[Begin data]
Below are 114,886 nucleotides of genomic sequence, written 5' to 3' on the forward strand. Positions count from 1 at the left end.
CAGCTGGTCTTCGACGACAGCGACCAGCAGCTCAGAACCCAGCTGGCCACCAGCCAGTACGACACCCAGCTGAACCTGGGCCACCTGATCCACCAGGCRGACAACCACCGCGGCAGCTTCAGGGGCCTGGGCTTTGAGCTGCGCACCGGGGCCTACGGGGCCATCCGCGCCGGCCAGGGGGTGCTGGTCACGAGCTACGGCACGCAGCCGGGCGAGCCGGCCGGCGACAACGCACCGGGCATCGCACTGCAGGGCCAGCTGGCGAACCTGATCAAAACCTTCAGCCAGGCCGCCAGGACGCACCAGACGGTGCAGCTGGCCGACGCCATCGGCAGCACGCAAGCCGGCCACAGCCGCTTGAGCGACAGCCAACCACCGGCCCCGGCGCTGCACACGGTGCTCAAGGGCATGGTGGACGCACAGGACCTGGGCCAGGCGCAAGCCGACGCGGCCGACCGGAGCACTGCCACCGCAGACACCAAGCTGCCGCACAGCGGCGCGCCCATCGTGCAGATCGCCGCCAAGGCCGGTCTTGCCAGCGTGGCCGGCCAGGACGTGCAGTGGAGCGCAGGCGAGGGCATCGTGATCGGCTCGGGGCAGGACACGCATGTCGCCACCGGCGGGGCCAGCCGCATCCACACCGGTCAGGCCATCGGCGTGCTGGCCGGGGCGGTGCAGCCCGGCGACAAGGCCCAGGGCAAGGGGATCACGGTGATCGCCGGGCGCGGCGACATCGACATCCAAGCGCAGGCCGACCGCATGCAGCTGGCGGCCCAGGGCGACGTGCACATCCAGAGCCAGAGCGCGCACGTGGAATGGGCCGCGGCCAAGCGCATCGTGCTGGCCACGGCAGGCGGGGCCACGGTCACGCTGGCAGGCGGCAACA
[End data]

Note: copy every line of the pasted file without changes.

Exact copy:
Below are 114,886 nucleotides of genomic sequence, written 5' to 3' on the forward strand. Positions count from 1 at the left end.
CAGCTGGTCTTCGACGACAGCGACCAGCAGCTCAGAACCCAGCTGGCCACCAGCCAGTACGACACCCAGCTGAACCTGGGCCACCTGATCCACCAGGCRGACAACCACCGCGGCAGCTTCAGGGGCCTGGGCTTTGAGCTGCGCACCGGGGCCTACGGGGCCATCCGCGCCGGCCAGGGGGTGCTGGTCACGAGCTACGGCACGCAGCCGGGCGAGCCGGCCGGCGACAACGCACCGGGCATCGCACTGCAGGGCCAGCTGGCGAACCTGATCAAAACCTTCAGCCAGGCCGCCAGGACGCACCAGACGGTGCAGCTGGCCGACGCCATCGGCAGCACGCAAGCCGGCCACAGCCGCTTGAGCGACAGCCAACCACCGGCCCCGGCGCTGCACACGGTGCTCAAGGGCATGGTGGACGCACAGGACCTGGGCCAGGCGCAAGCCGACGCGGCCGACCGGAGCACTGCCACCGCAGACACCAAGCTGCCGCACAGCGGCGCGCCCATCGTGCAGATCGCCGCCAAGGCCGGTCTTGCCAGCGTGGCCGGCCAGGACGTGCAGTGGAGCGCAGGCGAGGGCATCGTGATCGGCTCGGGGCAGGACACGCATGTCGCCACCGGCGGGGCCAGCCGCATCCACACCGGTCAGGCCATCGGCGTGCTGGCCGGGGCGGTGCAGCCCGGCGACAAGGCCCAGGGCAAGGGGATCACGGTGATCGCCGGGCGCGGCGACATCGACATCCAAGCGCAGGCCGACCGCATGCAGCTGGCGGCCCAGGGCGACGTGCACATCCAGAGCCAGAGCGCGCACGTGGAATGGGCCGCGGCCAAGCGCATCGTGCTGGCCACGGCAGGCGGGGCCACGGTCACGCTGGCAGGCGGCAACA